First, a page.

07 February 1983. Caripe. We travelled by bus from Puerto de la Cruz east along the coast and then inland to Caripe. We walked the last few kms to the Oilbird cave seeing Scarlet-fronted Parakeet on the way. The cave was damp and smelly with large piles of guano under the ledges the Oilbirds were breeding/roosting on. It was easy to imagine armies of creepy-crawlies scurrying around in the dark and I was pleased to have reasonable views of such a unique species and getting back into the fresh air. Sitting below the entrance at dusk as thousands of Oilbirds flew out was an amazing site and much more to my liking. We camped within earshot of the cave entrance and heard Oilbirds throughout the night which was magical.
|Oilbird cave entrance
|it was much more pleasant outside than in
08-09 February 1983. El Hatillo. We left the Oilbird cave at Caripe early and walked back to the nearest town seeing Bicoloured Wren and Pileated Finch along the way. We returned to Puerto de la Cruz and from there another bus took us a short distance west along the coast to Clarines and we arrived at the lagoon of El Hatillo mid afternoon. The area was full of pelicans, cormorants, frigatebirds, herons, waders (including Wilson’s Plovers), terns and skimmers with birds being generally much more photogenic than elsewhere on the trip. We slept in the dunes and were birding from dawn the next morning. If anything it was better than the previous evening and we found Ring-billed and Lesser Black-backed Gulls, both species appeared to be new for Venezuela, although perhaps not totally unexpectedly so. We dragged ourselves away as the temperature started to climb and returned to the main road where we did not have to wait too long for a Caracas bus. We got off at Guatire before dusk. It was just outside Caracas and somewhere we felt happier crashing out – more than one night on a deserted city lot might be pushing out luck too far. We walked to the edge of town and found somewhere quiet to camp.
|Lagoon at El Hatillo
|fishermen and pelicans
|Black Skimmers, Royal Terns and Laughing Gulls
|even more impressive in flight
|Scarlet Ibis and Louisiana Heron
|and Little Blue Heron
|juvenile Yellow-crowned Night Heron
|adult Yellow-crowned Night Heron
|Western and Semi-palmated Sandpipers
|near adult Lesser Black-backed Gull
|a second, less well advanced Lesser Black-backed Gull with Gull-billed Terns
|Laughing, Ring-billed and Lesser Black-backed Gulls. The mainland Venezuela gull list goes from one to three (there was a previous Herring Gull record from an offshore island)
10-12 February 1983. Colonia Tovar. From Guatire we caught local buses into Caracas and then to Colonia Tovar where we spent two nights, birding mainly along the roads outside of the town. Birds seen included Black Hawk-Eagle, Chestnut-crowned Antpitta, Plush-capped Finch, Chestnut-capped Brush-Finch and Yellow-billed Cacique. On 12th we walked back into town and caught a bus to Maracay and from there to Rancho Grande in Henri Pittier National Park. The research station was open but Andy Field, a British research botanist contact we’d been given, was no’t there. Believing we were good friends of his, a notion we did little to disabuse, the other researchers very generously found us a spare room to stay in. Walking the tails on our first afternoon back produced superb views of Venezuelan Wood Quail, White-tipped Quetzal, Black-faced Ant-thrush and Handsome Fruiteater.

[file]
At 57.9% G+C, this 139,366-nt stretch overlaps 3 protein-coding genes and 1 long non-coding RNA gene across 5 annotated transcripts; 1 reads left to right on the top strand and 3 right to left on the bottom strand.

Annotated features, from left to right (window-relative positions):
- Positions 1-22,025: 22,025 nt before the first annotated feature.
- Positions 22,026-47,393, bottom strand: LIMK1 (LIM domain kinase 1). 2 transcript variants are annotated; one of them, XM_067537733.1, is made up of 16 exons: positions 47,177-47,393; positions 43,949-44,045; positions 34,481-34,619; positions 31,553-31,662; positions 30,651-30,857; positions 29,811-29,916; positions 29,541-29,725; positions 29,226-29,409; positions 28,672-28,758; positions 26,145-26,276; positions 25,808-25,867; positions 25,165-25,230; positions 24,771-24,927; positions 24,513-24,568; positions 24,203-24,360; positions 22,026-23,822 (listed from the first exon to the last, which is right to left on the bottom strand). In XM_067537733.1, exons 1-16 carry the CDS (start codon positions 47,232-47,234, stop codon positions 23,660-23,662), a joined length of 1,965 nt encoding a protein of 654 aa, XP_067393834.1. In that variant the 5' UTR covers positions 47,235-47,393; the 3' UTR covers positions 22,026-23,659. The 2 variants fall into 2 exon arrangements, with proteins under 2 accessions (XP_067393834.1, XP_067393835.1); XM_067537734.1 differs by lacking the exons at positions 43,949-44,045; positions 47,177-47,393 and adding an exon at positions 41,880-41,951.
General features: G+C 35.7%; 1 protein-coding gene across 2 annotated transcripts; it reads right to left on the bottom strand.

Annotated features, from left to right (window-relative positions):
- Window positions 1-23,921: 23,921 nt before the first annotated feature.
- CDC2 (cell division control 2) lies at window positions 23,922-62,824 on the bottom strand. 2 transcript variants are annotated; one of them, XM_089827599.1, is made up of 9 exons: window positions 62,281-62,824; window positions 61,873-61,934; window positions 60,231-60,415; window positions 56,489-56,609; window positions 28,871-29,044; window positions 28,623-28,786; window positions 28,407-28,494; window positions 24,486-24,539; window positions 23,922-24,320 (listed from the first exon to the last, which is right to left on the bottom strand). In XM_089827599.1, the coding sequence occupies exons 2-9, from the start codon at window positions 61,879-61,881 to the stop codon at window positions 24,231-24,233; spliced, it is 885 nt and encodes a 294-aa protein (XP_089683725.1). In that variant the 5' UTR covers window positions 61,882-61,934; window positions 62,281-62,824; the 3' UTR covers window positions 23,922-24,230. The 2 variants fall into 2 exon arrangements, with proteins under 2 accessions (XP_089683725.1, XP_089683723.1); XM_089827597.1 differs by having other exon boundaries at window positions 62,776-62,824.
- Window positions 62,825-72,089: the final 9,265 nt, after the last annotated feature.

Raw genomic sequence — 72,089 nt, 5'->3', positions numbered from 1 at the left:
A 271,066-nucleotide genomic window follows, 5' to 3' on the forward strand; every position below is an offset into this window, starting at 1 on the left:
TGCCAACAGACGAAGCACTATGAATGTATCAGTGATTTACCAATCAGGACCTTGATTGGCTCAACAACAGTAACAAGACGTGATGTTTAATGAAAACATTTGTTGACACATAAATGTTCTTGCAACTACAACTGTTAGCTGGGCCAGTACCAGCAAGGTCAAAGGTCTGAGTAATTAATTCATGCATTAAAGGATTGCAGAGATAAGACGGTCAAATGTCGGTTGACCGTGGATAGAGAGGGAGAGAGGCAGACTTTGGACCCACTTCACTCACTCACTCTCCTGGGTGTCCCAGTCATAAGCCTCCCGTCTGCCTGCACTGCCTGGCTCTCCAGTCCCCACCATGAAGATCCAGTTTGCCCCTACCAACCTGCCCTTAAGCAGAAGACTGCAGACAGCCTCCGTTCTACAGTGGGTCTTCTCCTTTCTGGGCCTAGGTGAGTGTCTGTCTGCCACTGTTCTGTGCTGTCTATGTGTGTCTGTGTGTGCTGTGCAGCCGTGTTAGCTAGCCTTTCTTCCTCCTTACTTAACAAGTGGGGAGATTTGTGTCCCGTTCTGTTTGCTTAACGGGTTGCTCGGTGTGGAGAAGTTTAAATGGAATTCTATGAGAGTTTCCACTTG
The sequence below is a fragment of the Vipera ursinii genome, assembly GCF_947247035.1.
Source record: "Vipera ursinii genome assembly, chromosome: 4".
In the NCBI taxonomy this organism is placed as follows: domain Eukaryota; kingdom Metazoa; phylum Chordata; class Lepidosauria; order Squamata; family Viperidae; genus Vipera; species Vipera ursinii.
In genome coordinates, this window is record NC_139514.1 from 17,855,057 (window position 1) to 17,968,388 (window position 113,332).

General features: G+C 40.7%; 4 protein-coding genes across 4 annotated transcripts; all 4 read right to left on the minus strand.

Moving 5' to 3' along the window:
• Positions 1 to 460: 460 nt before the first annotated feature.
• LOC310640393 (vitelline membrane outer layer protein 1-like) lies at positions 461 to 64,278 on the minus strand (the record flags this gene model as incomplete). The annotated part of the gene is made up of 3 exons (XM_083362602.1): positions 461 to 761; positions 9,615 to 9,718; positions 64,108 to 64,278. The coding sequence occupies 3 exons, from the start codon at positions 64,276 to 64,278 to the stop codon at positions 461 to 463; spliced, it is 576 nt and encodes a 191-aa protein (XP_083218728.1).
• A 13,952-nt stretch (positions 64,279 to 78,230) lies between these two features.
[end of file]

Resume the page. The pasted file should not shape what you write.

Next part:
13-20 February 1983. Henri Pittier. Based at Rancho Grande we mainly birded the trails each side of the road and the road both sides of the pass, usually independently which is how Steve saw Helmetted Currasow well and I unfortunately didn’t, only getting a poor view of one running away on another occasion. On 16th we did a day trip down to Occumare de la Costa, I climbed the trail to Pico Guacamayo and beyond on 13th and 19th and Pico Periquito on 17th. Andy Field returned a few days into our visit and thought we were staying there because we were friends of the other researchers! Fortunately we were not immediately evicted. Andy was extremely helpful in telling us about the trails and regaling us with tales of how he got David Attenborough up 100 feet of ropes to his tree platform for the filming of Life on Earth. We declined an offer to do likewise as it sounded decidedly hairy and I prefer my feet firmly on the floor - after all that is where the ground skulkers were. It was with very great sadness that I learned three years later that Andy had died falling from the very same tree. He was a really nice guy and had been very helpful to two unannounced and probably fairly obsessive visitors. On 18th we met Chris Parish, an American birder living in Caracas, and had an enjoyable afternoon birding lower down the road to Maracay with him. We reluctantly left Rancho Grande on 20th and birded our way down to km 8 where we camped. Birds seen during our return visit to Henri Pittier included Venezuelan Wood Quail, Ornate Hawk-Eagle, Crested Guan, Lined Quail-Dove, Velvet-fronted Brilliant, White-tipped Quetzal, Short-tailed and Black-faced and Ant-thrushes, Scallop-breasted and Plain-backed Antpittas, Grey-throated Leafscraper, Scale-crested Pigmy-Tyrant, Handsome and Golden-breasted Fruiteaters, Nightingale Wren, Long-billed Gnatwren and Orange-billed Nightingale-Thrush.
|Rancho Grande looking west over the Portachuelo Pass to Pico Periquito
|Caribbean clouds spilling over Portachuelo Pass
|Harlequin Beetle (not to be outdone)
|blurred Green Jay - horrible light for photography even in the open
|White-tipped Swift, even birds in the hand didn't photograph very well
|looking back up to Portacheulo Pass from Occumare
|Pico Guacamayo ridge trail above Rancho Grande
|Tarantula on the ridge trail
|looking down on Rancho Grande from Pico Periquito, Pico Guacamayo top left
|view south to Maracay
|looking back up towards Rancho Grande
[blogged May 2013]